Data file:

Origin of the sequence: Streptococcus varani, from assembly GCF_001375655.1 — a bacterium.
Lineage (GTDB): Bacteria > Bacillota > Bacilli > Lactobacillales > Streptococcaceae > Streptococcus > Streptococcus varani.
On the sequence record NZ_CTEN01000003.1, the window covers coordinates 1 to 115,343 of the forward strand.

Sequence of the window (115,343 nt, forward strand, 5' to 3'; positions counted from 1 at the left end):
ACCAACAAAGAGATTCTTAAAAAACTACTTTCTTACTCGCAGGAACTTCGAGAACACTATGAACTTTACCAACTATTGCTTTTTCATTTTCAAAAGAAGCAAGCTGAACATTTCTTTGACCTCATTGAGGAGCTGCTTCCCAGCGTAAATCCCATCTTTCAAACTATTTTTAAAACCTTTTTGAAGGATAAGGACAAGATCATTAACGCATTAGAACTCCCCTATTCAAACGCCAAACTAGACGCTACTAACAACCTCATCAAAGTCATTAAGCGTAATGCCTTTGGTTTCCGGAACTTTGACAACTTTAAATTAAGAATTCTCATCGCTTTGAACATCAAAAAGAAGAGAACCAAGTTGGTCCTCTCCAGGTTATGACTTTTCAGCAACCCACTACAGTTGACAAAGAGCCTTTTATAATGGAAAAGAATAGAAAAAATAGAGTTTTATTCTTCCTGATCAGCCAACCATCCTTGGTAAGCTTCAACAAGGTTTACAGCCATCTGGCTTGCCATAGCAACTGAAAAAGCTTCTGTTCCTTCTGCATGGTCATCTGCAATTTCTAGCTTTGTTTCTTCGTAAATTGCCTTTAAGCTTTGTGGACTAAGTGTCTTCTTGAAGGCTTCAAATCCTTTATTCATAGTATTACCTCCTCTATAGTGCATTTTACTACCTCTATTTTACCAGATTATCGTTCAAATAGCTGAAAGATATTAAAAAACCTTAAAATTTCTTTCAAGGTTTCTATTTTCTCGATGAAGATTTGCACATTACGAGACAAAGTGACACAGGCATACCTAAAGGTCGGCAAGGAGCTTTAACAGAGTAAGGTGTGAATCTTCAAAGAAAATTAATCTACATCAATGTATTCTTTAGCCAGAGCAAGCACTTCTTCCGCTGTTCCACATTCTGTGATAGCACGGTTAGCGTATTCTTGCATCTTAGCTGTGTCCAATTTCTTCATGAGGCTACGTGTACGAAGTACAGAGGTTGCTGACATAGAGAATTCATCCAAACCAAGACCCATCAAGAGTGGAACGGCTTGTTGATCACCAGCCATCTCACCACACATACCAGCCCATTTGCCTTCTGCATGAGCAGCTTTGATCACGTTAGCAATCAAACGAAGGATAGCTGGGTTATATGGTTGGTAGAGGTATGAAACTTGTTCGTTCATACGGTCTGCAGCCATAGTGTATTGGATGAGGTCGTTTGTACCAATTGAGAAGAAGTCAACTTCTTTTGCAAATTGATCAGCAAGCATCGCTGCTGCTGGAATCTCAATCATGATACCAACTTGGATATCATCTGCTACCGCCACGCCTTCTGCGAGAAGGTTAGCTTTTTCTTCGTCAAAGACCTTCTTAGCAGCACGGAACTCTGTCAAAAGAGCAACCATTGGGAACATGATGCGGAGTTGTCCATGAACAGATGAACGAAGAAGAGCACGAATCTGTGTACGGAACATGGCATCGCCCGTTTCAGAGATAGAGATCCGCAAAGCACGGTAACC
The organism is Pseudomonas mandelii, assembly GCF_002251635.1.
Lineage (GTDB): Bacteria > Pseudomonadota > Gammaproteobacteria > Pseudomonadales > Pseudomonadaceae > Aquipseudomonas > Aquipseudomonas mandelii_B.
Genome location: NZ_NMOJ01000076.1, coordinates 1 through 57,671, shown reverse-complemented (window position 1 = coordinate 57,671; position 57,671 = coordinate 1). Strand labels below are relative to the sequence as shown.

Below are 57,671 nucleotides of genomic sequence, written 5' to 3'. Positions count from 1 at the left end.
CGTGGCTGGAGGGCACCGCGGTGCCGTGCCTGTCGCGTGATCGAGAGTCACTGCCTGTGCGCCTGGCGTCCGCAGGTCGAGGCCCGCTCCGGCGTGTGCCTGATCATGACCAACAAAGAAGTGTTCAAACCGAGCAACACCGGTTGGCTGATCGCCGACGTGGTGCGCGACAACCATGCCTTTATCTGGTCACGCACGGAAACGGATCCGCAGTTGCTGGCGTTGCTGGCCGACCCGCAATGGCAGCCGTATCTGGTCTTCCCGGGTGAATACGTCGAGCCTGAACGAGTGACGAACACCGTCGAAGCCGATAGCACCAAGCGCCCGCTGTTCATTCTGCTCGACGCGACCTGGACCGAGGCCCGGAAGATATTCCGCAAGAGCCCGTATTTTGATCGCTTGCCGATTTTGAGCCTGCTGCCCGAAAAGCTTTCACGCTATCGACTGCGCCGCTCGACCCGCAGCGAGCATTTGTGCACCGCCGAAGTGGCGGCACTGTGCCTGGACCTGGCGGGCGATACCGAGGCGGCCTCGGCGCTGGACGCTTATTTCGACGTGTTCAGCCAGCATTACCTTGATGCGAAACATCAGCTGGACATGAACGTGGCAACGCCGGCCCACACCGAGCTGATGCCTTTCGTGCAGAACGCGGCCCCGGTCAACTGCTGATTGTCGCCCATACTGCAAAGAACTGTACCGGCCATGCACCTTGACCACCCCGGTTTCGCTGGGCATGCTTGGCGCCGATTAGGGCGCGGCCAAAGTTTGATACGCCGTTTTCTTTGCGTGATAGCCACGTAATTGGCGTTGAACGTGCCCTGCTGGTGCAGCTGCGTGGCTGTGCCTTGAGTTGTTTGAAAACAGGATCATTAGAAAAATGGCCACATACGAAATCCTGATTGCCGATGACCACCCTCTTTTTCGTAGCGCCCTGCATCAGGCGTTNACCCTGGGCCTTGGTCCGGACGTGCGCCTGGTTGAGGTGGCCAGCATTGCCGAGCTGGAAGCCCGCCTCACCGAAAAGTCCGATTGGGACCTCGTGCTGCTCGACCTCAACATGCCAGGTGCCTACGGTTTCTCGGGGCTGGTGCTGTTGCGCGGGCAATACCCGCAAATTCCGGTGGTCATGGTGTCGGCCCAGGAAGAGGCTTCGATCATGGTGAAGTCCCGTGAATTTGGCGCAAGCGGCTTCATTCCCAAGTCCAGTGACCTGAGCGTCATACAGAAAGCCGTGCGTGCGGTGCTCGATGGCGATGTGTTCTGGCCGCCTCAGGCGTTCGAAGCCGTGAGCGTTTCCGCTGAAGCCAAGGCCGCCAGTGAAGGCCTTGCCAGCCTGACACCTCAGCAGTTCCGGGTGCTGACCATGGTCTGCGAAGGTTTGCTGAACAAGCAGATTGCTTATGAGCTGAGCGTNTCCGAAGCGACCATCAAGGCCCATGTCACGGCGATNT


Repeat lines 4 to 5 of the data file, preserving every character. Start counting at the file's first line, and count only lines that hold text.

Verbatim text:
Sequence of the window (115,343 nt, forward strand, 5' to 3'; positions counted from 1 at the left end):
ACCAACAAAGAGATTCTTAAAAAACTACTTTCTTACTCGCAGGAACTTCGAGAACACTATGAACTTTACCAACTATTGCTTTTTCATTTTCAAAAGAAGCAAGCTGAACATTTCTTTGACCTCATTGAGGAGCTGCTTCCCAGCGTAAATCCCATCTTTCAAACTATTTTTAAAACCTTTTTGAAGGATAAGGACAAGATCATTAACGCATTAGAACTCCCCTATTCAAACGCCAAACTAGACGCTACTAACAACCTCATCAAAGTCATTAAGCGTAATGCCTTTGGTTTCCGGAACTTTGACAACTTTAAATTAAGAATTCTCATCGCTTTGAACATCAAAAAGAAGAGAACCAAGTTGGTCCTCTCCAGGTTATGACTTTTCAGCAACCCACTACAGTTGACAAAGAGCCTTTTATAATGGAAAAGAATAGAAAAAATAGAGTTTTATTCTTCCTGATCAGCCAACCATCCTTGGTAAGCTTCAACAAGGTTTACAGCCATCTGGCTTGCCATAGCAACTGAAAAAGCTTCTGTTCCTTCTGCATGGTCATCTGCAATTTCTAGCTTTGTTTCTTCGTAAATTGCCTTTAAGCTTTGTGGACTAAGTGTCTTCTTGAAGGCTTCAAATCCTTTATTCATAGTATTACCTCCTCTATAGTGCATTTTACTACCTCTATTTTACCAGATTATCGTTCAAATAGCTGAAAGATATTAAAAAACCTTAAAATTTCTTTCAAGGTTTCTATTTTCTCGATGAAGATTTGCACATTACGAGACAAAGTGACACAGGCATACCTAAAGGTCGGCAAGGAGCTTTAACAGAGTAAGGTGTGAATCTTCAAAGAAAATTAATCTACATCAATGTATTCTTTAGCCAGAGCAAGCACTTCTTCCGCTGTTCCACATTCTGTGATAGCACGGTTAGCGTATTCTTGCATCTTAGCTGTGTCCAATTTCTTCATGAGGCTACGTGTACGAAGTACAGAGGTTGCTGACATAGAGAATTCATCCAAACCAAGACCCATCAAGAGTGGAACGGCTTGTTGATCACCAGCCATCTCACCACACATACCAGCCCATTTGCCTTCTGCATGAGCAGCTTTGATCACGTTAGCAATCAAACGAAGGATAGCTGGGTTATATGGTTGGTAGAGGTATGAAACTTGTTCGTTCATACGGTCTGCAGCCATAGTGTATTGGATGAGGTCGTTTGTACCAATTGAGAAGAAGTCAACTTCTTTTGCAAATTGATCAGCAAGCATCGCTGCTGCTGGAATCTCAATCATGATACCAACTTGGATATCATCTGCTACCGCCACGCCTTCTGCGAGAAGGTTAGCTTTTTCTTCGTCAAAGACCTTCTTAGCAGCACGGAACTCTGTCAAAAGAGCAACCATTGGGAACATGATGCGGAGTTGTCCATGAACAGATGAACGAAGAAGAGCACGAATCTGTGTACGGAACATGGCATCGCCCGTTTCAGAGATAGAGATCCGCAAAGCACGGTAACC